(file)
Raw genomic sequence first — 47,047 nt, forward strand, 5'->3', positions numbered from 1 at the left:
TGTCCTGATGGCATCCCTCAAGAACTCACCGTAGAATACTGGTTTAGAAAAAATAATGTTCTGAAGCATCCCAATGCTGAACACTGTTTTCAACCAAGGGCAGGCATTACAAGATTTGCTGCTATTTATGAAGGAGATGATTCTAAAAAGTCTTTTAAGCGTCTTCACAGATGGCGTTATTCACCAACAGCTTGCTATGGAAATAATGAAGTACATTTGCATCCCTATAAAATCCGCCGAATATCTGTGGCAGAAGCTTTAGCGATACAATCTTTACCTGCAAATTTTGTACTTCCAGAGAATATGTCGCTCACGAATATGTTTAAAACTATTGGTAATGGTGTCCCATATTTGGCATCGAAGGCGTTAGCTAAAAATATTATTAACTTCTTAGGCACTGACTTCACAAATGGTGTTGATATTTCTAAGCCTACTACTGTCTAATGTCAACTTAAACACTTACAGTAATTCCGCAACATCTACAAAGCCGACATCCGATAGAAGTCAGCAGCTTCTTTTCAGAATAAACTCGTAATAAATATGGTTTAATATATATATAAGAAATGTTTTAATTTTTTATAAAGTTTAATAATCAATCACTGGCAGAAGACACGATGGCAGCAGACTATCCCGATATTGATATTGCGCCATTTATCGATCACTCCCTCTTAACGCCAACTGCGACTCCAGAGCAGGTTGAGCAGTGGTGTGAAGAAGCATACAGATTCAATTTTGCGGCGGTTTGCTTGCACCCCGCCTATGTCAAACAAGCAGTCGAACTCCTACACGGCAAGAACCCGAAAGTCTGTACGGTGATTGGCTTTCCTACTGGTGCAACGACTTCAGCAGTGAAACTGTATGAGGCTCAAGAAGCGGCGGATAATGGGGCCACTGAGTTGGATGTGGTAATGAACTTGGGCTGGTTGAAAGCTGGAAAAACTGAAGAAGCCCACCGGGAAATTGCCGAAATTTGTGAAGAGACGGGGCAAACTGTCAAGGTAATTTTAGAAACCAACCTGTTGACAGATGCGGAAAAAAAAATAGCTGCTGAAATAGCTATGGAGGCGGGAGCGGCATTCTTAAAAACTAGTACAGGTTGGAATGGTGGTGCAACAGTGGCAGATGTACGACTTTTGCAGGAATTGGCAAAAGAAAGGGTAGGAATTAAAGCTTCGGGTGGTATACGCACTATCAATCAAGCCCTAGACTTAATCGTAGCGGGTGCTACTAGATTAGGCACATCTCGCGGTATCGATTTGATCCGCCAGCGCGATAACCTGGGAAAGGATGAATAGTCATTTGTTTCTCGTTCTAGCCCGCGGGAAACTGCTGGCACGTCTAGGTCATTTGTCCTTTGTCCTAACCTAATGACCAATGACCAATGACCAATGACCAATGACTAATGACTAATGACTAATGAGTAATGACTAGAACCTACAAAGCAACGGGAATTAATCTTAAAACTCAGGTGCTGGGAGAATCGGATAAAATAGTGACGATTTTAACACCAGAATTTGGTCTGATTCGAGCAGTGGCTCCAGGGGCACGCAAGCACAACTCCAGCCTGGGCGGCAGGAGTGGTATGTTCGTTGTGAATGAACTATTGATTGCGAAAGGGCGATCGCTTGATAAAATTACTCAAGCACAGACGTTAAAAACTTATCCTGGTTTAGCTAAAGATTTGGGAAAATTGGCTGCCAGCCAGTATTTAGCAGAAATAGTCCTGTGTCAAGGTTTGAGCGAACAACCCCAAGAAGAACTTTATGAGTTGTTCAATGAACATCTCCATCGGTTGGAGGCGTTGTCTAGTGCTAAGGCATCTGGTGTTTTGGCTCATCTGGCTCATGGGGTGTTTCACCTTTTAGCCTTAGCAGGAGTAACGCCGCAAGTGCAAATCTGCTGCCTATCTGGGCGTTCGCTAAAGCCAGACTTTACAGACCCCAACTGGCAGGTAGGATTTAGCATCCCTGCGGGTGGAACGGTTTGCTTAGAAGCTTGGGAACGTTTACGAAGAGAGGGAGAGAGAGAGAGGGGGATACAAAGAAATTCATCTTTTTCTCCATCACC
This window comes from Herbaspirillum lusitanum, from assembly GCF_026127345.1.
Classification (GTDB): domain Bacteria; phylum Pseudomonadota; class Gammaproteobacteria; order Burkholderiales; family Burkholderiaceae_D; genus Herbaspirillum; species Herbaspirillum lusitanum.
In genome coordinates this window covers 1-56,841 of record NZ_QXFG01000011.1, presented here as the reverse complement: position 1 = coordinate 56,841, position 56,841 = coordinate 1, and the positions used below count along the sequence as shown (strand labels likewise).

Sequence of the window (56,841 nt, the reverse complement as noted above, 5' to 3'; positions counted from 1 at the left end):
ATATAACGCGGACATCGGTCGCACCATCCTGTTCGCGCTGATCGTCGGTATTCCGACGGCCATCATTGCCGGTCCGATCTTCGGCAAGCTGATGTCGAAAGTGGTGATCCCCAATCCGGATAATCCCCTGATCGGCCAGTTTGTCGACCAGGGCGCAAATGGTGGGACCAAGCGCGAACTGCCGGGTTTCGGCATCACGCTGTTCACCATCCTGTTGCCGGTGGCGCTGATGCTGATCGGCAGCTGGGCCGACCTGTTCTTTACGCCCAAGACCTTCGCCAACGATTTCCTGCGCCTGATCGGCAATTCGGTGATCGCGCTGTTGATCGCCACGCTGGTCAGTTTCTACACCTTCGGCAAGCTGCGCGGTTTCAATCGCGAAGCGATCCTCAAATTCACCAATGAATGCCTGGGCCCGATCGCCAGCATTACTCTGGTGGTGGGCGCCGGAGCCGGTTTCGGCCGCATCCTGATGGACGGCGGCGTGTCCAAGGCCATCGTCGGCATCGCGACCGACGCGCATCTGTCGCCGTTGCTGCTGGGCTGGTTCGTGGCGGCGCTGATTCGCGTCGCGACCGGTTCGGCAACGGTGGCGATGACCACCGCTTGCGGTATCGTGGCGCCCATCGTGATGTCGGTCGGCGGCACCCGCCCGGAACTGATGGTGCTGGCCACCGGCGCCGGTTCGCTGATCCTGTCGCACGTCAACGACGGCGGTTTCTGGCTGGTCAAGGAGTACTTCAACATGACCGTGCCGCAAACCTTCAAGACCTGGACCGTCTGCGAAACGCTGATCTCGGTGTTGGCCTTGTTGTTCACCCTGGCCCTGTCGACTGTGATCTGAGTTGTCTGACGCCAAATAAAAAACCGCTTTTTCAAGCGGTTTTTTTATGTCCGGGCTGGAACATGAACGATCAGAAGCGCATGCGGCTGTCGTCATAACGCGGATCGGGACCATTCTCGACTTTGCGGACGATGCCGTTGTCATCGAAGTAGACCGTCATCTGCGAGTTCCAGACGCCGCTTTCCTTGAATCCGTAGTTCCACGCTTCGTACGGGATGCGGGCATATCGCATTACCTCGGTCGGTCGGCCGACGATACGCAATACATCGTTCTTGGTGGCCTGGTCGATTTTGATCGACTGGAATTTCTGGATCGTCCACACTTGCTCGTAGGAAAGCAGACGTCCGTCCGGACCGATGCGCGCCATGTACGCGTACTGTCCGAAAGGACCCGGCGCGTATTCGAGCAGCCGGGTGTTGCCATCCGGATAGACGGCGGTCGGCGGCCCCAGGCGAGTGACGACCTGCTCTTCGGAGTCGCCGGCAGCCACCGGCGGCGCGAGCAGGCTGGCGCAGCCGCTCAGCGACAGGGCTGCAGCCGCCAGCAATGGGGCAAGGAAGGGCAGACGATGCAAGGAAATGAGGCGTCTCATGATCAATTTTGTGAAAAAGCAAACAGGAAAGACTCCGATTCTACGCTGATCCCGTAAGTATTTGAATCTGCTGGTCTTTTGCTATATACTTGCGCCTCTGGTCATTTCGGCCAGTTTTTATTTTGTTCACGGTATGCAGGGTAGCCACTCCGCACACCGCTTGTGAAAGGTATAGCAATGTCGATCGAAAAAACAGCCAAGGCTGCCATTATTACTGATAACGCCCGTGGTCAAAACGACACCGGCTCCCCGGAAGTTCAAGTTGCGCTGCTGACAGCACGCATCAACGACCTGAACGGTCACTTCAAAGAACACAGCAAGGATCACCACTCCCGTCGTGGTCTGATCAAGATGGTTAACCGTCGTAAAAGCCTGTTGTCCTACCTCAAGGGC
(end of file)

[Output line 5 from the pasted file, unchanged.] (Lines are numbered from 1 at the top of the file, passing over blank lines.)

In genome coordinates this window covers 1-56,841 of record NZ_QXFG01000011.1, presented here as the reverse complement: position 1 = coordinate 56,841, position 56,841 = coordinate 1, and the positions used below count along the sequence as shown (strand labels likewise).